Losing someone close is difficult. There are a myriad of emotions you may go through and practical issues to sort out. This already difficult time may be compounded if you find your loved one’s Will does not say what you expect it to. You may be concerned about the circumstances surrounding the Will. For example you may believe it does not reflect the person’s wishes. Or feel that pressure was put on them to leave their estate to a particular person. Or that they did not understand/have the mental capacity to make a Will. If you find yourself in this position, there may be grounds in challenging the validity of a Will.
If you believe the Will is valid but have been left out of the Will or left with inadequate financial provision, please see our separate blog on Inheritance Act Claims.
Grounds for challenging the validity of a Will
Some of the more common grounds for challenging a Will are set out below. Please note the person making the Will is called ‘the Testator’
If the Testator lacked mental capacity to make their Will then the Will may be declared invalid and set aside.
In broad terms, in order to have the requisite mental capacity to make a Will, the Testator must (both at the time the Will was made and when it is signed) be able to:
- Understand the nature of the act of making a Will. This involves understanding that they will die and that when they do, the Will comes into operation. Further, that they can change or revoke the Will before their death but only if they have the mental capacity to do so.
- Understand the effects of making a Will. This includes the appointment of Executors, deciding who receives what, whether the gifts are outright or limited or conditional in some way. The consequences of a depleted estate, that a beneficiary might predecease them, the effect on any previous Will. Also the reasonably foreseeable consequences of making or not making a Will at this time.
- Understand the extent of the property they are disposing of. This includes the amount of property, money, or investments they hold (although not necessarily the exact amount). As well as the fact that their assets may change during their lifetime.
- Comprehend and appreciate the claims of all the people to which they should have regard to. Such as their obligations to their relatives (i.e. did they understand the consequences of including or excluding someone from their Will). This involves having the ability to distinguish between individuals who may have some claim on their estate. Reaching some kind of moral judgment in relation to them. Beneficiaries may be left out because they are otherwise well provided for. Or because of personal reasons or preferences. In this regard the rationality of eccentricity of a Will raises no adverse inference. Providing the Testator appreciated their moral obligation to anyone who it could reasonably be said they owed a duty.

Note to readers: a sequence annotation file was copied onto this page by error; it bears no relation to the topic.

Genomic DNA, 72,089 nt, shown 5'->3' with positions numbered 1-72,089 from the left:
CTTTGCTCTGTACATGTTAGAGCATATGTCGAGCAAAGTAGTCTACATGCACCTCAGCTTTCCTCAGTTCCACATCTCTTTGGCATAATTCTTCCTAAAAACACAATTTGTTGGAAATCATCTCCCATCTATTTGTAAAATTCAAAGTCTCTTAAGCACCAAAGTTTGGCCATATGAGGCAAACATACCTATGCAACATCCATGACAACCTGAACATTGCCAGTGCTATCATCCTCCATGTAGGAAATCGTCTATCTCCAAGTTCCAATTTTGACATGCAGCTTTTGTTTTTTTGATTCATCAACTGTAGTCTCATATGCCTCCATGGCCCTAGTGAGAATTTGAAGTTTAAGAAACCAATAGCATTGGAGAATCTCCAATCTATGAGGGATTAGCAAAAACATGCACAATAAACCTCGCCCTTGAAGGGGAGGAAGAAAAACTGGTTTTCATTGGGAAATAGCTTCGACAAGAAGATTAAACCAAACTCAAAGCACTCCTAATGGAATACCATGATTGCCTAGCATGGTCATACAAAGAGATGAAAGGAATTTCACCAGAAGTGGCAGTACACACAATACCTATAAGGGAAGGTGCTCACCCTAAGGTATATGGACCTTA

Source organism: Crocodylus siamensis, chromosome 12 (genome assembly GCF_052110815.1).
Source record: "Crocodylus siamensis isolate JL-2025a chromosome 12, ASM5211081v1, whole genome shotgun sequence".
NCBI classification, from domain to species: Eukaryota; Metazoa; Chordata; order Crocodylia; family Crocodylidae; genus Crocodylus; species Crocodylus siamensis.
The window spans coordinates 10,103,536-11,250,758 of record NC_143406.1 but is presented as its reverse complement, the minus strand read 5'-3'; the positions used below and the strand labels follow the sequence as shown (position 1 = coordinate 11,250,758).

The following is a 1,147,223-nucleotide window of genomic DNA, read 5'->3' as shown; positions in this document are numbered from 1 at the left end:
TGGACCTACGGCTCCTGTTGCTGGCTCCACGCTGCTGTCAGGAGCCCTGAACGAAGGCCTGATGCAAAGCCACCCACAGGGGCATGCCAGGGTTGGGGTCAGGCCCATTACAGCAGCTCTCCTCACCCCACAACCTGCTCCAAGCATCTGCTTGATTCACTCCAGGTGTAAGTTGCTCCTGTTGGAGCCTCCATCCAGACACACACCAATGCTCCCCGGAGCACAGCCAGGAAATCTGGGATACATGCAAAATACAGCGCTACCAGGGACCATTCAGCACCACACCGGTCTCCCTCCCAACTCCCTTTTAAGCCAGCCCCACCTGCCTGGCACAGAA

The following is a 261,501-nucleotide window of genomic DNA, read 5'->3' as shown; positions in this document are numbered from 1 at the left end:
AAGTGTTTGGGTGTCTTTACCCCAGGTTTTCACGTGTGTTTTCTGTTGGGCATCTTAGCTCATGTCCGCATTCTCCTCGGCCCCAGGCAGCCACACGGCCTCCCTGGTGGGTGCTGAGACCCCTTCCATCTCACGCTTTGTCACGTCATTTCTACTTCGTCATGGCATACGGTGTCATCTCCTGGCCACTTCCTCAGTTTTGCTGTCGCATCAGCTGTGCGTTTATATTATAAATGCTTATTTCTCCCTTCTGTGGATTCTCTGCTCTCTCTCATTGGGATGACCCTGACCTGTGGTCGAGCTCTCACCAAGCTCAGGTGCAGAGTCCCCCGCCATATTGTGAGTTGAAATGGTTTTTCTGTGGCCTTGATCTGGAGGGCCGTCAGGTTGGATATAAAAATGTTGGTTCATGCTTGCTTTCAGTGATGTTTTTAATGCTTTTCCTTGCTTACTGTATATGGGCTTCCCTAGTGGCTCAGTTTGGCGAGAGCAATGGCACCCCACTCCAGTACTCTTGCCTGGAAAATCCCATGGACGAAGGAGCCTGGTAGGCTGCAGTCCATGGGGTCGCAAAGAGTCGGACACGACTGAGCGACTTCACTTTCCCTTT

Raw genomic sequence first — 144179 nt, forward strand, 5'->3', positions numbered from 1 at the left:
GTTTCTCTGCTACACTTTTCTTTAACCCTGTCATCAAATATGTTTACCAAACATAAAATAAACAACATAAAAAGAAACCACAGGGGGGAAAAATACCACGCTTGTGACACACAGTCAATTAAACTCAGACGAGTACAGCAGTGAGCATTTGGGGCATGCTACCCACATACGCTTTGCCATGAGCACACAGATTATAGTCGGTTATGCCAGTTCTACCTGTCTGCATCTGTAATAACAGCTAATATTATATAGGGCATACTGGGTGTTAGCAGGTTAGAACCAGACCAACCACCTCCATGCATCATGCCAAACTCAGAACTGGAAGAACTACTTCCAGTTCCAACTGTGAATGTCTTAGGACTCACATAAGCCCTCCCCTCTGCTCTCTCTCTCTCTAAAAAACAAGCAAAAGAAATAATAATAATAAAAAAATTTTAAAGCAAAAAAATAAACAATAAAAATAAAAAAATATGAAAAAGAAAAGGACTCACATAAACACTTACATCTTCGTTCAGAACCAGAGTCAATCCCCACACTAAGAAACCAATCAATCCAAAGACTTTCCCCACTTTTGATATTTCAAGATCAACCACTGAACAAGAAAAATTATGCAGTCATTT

The Testator must not have been subject to ‘any disorder of the mind’ which influenced their Will and the disposal of their property in a way they would not have done had they been of sound mind.
Expert medical evidence is normally required to establish whether the Testator had the requisite mental capacity to make a Will
Knowledge and approval
In order for a Will to be valid, the Testator must have known and approved of the contents of their Will at the time they executed it. I.e. the Testator must have known that they were signing a Will and approved of its contents.
Generally, if the Testator had the requisite testamentary capacity (see point 1 above) and the Will has been properly executed (see point 5 below), there is a presumption that the Testator knew and approved its contents.
However, the court can request further affirmative evidence. This may be required where:
- the Testator suffers from a serious infirmity. Such as blindness or deafness, or is illiterate.
- there is a mistake in the drafting of the Will.
- the circumstances surrounding the drafting and/or execution of the Will arouse suspicion. e.g. where the person preparing the Will takes a benefit under it.
This is a common ground for challenging a Will where there are suspicious circumstances surrounding the making of the Will. For example where the person who drafted the Will is the surprise major beneficiary of the Will.
Undue influence is where the Testator has been forced by someone into making a Will/making a particular gift in the Will that they would not otherwise have done.
Coercion is the essential ingredient of any undue influence claim. The person must have been coerced into doing something they did not want to do. Mere persuasion and familial appeals are legitimate. There are many forms of coercion from actual or threatened violence to more subtle means. The physical and mental strength of the Testator are relevant in determining the amount and nature of pressure that would be required. There has to be no other reasonable explanation for the provision(s) in the Will other than that inappropriate influence was applied.